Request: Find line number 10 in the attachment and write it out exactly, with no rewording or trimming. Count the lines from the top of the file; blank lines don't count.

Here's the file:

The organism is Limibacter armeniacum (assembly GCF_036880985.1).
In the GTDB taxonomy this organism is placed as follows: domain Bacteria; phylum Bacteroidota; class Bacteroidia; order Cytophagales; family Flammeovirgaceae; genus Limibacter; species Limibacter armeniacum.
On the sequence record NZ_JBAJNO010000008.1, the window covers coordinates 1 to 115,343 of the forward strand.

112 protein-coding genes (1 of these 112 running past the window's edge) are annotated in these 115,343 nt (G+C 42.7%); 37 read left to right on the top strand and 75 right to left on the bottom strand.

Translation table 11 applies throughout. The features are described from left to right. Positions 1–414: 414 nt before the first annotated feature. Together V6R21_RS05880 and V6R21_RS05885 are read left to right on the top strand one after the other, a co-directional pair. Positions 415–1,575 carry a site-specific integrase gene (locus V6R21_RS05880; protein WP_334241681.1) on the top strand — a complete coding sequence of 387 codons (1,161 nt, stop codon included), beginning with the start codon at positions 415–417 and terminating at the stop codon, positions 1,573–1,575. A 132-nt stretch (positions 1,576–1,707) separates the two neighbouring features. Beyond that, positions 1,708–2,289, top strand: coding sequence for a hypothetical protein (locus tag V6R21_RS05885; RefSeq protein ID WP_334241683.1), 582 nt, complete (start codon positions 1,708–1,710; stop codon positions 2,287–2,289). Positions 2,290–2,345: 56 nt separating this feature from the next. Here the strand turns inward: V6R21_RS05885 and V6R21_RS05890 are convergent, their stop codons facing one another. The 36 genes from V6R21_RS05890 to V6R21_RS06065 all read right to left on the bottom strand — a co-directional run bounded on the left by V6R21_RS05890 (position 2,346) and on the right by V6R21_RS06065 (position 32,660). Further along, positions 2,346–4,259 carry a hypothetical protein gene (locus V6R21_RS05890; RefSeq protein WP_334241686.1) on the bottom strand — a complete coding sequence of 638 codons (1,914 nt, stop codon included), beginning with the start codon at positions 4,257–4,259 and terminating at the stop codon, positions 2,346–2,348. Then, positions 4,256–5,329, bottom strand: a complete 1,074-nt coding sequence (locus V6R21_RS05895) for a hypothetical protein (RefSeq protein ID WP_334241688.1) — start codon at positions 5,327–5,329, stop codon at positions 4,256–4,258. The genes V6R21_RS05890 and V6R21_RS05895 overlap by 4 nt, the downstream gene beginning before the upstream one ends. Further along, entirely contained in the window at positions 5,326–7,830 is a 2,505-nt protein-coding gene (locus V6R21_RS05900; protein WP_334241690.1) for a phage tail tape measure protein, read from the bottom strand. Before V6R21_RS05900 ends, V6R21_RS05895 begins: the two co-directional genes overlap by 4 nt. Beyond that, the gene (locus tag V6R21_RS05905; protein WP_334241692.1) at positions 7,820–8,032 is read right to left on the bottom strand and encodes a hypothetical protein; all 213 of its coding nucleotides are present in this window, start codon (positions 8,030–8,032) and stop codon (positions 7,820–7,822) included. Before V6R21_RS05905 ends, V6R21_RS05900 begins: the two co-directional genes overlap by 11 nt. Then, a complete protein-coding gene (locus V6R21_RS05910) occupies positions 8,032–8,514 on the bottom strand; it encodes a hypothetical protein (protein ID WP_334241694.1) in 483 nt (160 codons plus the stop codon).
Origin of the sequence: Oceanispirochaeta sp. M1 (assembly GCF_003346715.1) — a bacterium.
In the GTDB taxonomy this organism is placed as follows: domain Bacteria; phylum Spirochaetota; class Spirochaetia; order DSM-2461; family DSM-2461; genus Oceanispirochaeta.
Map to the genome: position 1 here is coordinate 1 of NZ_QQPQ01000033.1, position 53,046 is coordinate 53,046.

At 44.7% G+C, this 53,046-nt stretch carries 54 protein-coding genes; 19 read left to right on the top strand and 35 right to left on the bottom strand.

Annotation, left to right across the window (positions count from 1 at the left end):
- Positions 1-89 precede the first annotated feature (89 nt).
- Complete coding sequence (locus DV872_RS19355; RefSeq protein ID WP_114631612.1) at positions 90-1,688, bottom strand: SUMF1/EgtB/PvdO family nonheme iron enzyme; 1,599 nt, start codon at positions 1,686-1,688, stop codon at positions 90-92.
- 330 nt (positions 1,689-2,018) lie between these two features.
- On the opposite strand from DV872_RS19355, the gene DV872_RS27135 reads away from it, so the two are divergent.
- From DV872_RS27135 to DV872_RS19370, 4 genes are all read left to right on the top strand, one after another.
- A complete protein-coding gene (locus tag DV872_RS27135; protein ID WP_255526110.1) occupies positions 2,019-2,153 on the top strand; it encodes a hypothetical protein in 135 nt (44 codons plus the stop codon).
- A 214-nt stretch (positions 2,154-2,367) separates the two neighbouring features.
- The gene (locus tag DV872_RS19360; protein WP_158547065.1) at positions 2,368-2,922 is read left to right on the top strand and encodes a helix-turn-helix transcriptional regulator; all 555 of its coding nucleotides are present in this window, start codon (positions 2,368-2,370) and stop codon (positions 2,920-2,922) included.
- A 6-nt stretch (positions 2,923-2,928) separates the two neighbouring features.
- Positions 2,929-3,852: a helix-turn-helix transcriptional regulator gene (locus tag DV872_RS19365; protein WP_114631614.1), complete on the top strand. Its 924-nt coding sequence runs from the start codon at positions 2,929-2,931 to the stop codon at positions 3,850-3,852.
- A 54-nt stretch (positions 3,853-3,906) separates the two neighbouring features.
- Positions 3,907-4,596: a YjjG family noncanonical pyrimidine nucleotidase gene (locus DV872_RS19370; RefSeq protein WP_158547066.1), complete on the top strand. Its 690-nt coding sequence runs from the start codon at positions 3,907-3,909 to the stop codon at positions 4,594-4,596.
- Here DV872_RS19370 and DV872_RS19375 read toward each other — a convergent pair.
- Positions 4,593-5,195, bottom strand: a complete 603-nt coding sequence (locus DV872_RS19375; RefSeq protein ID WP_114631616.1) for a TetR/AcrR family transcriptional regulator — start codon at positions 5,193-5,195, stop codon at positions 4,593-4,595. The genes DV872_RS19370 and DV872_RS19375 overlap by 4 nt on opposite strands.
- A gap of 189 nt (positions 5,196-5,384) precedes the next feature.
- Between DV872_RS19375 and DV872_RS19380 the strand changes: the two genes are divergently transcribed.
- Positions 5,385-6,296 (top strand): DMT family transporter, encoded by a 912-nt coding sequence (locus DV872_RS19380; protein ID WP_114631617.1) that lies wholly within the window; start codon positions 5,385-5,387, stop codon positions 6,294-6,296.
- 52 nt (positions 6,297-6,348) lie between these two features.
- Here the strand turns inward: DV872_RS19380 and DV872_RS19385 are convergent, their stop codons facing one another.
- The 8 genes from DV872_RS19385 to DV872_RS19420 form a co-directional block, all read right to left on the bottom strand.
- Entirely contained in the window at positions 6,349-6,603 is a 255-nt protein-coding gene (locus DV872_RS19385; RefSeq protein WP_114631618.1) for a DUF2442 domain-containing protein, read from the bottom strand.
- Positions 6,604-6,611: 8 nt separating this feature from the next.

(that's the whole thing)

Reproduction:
Annotation, left to right across the window (positions count from 1 at the left end):